Andy Stanley, the pastor of North Point Church in Georgia- one of the nation’s largest churches, observes that one of the primary strengths of new and large churches is that, contrary to many’s presumptions, they actually do LESS than established and smaller churches. ‘The less you say and do as a church the more you’re actually able to communicate and accomplish’ Stanley says.
It’s true that many established congregations, precisely because they’re established and thus have a history, are frantic with busyness, engaged with a variety of programs.
It’s also true that many of those congregations are weighed down by many programs that were, at some point, someone’s good idea that no longer serves its original purpose or does so only minimally.
Such congregations- and, I would argue, denominations- are weighed down by outdated or ineffective programs because churches, as a rule, are bad at saying no; they’re bad at giving ministries, which aren’t contributing to the overall mission or are no longer effective, a good funeral.
In other words, the mission of the church to make disciples is often the victim of busyness.
Tony Jones argues churches and denominations can learn a lesson from companies like Facebook and Apple, who are constantly make incremental changes, giving poor performing endeavors a quick funeral without stopping to worry about how people will react or who such decisions might upset:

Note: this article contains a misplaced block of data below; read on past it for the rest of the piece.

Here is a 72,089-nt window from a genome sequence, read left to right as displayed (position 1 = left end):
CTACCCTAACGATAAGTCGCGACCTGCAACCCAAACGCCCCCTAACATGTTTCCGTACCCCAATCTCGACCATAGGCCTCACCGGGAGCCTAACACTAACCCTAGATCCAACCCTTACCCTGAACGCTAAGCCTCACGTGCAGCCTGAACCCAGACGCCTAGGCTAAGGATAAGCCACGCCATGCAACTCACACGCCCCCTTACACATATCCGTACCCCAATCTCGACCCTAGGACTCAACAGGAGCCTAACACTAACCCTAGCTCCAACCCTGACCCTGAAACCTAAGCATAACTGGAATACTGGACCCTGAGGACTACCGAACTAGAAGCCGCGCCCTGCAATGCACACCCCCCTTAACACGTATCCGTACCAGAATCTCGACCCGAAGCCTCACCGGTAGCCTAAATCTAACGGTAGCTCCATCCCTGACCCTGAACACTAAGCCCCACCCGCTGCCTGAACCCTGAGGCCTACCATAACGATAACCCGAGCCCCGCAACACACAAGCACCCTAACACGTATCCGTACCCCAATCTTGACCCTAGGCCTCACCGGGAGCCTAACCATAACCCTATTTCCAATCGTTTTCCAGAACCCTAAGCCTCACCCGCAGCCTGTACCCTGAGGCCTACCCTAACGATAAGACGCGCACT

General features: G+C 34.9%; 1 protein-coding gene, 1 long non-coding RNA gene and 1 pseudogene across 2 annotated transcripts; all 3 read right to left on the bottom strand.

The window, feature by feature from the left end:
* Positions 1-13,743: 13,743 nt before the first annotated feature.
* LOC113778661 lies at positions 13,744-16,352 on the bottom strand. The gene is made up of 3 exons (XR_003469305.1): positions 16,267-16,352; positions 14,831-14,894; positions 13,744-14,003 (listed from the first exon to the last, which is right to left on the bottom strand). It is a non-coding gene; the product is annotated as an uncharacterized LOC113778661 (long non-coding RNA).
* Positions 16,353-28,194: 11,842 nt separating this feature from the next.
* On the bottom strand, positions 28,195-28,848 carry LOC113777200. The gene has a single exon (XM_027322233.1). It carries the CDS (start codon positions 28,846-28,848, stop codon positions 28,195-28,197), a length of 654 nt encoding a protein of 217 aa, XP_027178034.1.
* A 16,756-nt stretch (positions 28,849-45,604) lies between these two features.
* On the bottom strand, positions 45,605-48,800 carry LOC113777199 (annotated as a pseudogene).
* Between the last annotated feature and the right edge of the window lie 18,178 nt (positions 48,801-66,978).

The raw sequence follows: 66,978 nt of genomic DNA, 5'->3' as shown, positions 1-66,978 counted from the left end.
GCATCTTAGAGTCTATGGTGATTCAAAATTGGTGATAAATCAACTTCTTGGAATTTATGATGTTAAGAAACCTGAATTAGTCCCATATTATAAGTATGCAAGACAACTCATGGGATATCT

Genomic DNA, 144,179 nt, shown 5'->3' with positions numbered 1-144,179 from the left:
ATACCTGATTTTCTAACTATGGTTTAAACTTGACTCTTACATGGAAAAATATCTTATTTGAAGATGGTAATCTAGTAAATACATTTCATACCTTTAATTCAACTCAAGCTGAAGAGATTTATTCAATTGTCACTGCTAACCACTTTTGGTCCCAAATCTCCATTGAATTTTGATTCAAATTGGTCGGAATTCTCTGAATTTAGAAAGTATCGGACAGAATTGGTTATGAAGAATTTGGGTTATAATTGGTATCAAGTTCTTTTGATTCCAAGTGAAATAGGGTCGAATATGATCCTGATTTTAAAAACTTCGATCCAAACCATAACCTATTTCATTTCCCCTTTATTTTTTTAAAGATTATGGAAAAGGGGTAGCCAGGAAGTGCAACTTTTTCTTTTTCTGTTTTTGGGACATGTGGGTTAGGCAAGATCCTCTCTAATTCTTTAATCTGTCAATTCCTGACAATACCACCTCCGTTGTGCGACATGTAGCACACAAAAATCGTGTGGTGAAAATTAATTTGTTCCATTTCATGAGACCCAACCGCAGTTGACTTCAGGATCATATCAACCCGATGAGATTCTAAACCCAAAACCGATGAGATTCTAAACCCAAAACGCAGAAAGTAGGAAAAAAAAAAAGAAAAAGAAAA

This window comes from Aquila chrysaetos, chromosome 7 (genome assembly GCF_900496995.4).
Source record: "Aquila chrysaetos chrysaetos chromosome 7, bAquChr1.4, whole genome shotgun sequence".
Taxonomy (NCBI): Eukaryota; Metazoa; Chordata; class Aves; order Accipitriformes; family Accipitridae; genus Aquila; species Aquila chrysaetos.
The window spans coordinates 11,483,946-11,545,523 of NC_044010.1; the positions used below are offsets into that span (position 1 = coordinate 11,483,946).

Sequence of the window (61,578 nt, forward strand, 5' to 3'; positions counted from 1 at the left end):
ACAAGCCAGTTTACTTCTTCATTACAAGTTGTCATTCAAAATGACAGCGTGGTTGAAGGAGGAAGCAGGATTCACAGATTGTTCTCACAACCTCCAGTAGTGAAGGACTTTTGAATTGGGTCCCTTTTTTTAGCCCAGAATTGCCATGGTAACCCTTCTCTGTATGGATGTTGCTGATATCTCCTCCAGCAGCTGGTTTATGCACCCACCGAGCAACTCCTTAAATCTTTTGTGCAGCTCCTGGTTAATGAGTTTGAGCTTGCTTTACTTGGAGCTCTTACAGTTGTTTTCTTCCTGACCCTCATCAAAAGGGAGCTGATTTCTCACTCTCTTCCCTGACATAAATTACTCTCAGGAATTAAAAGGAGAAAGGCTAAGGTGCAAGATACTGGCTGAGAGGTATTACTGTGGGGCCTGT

In your latest update to Apple’s free program, iTunes, Ping is gone. It’s disappeared. What is Ping?, you ask. (Well, you should be asking, What was Ping?) Ping was an attempt by Apple to get into the social media game by allowing people to easily share what songs they were listening to, liking, etc.
You know how people are always using Spotify or Pandora to share with you on Facebook the song that they’re listening to at the moment? Well, Apple was hoping that since over 300 million people use iTunes, they could get a piece of the action.
But it didn’t work. Ping had a low adoption rate — at least by Apple’s standards — so they killed the program. They didn’t keep it going for the millions of people who used it. They didn’t apologize. They just euthanized it and moved on.
Google Wave was an online, real-time collaboration tool. I liked it, a lot, and I used it. But not enough people did. When asked about the death of Google Wave, CEO Eric Schmidt said,
“We try things. Remember, we celebrate our failures. This is a company where it’s absolutely okay to try something that’s very hard, have it not be successful, and take the learning from that.”
In my contribution to the (free!) ebook, Renew 52: 50+ Ideas to Revitalize Your Congregation from Leaders Under 50, I argued that a significant reason for Facebook’s success is constant, incremental change. Unlike MySpace, which didn’t change anything for a long time and then changed everything, wholesale, all at once, Facebook is changing stuff all the time.
– Facebook doesn’t take a vote about whether you want them to change something.
– Facebook makes a change, explains it, and then sits back and listens to reactions.
The church needs to behave more like this. Some will argue that these are for-profit companies and they are attempting to please their investors. But the changes I’m talking about affect the user — who get to use these platforms for free. They’re not looking to please consumers, they’re looking to better the user interface.
So the church can learn a couple things from companies like Google, Apple, and Facebook:
– When programs don’t work, euthanize them.
- Socialize your users so that they expect constant change.
With these two simple but profound changes, I think that many American mainline churches could reverse their impending demise.
Here’s the link to Tony’s post.